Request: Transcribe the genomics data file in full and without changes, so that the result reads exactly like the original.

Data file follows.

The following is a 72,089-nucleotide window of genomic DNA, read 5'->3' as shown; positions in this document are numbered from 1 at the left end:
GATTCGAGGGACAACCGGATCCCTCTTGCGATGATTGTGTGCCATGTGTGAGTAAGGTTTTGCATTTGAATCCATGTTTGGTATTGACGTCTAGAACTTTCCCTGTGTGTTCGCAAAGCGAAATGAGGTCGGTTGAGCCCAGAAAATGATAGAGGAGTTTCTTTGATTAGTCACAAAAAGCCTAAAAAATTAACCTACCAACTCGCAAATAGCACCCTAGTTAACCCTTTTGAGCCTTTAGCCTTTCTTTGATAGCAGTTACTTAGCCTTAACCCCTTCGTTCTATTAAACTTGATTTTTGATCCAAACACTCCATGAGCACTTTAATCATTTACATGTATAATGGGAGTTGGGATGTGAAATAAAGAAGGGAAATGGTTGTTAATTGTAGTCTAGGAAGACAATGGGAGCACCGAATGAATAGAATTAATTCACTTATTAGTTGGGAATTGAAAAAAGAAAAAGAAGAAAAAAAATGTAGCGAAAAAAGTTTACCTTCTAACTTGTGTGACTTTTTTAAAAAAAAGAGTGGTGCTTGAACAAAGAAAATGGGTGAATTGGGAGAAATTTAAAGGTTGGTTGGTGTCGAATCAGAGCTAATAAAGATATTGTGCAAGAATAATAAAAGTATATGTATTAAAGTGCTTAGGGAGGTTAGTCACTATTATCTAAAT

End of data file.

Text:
The following is a 72,089-nucleotide window of genomic DNA, read 5'->3' as shown; positions in this document are numbered from 1 at the left end:
GATTCGAGGGACAACCGGATCCCTCTTGCGATGATTGTGTGCCATGTGTGAGTAAGGTTTTGCATTTGAATCCATGTTTGGTATTGACGTCTAGAACTTTCCCTGTGTGTTCGCAAAGCGAAATGAGGTCGGTTGAGCCCAGAAAATGATAGAGGAGTTTCTTTGATTAGTCACAAAAAGCCTAAAAAATTAACCTACCAACTCGCAAATAGCACCCTAGTTAACCCTTTTGAGCCTTTAGCCTTTCTTTGATAGCAGTTACTTAGCCTTAACCCCTTCGTTCTATTAAACTTGATTTTTGATCCAAACACTCCATGAGCACTTTAATCATTTACATGTATAATGGGAGTTGGGATGTGAAATAAAGAAGGGAAATGGTTGTTAATTGTAGTCTAGGAAGACAATGGGAGCACCGAATGAATAGAATTAATTCACTTATTAGTTGGGAATTGAAAAAAGAAAAAGAAGAAAAAAAATGTAGCGAAAAAAGTTTACCTTCTAACTTGTGTGACTTTTTTAAAAAAAAGAGTGGTGCTTGAACAAAGAAAATGGGTGAATTGGGAGAAATTTAAAGGTTGGTTGGTGTCGAATCAGAGCTAATAAAGATATTGTGCAAGAATAATAAAAGTATATGTATTAAAGTGCTTAGGGAGGTTAGTCACTATTATCTAAAT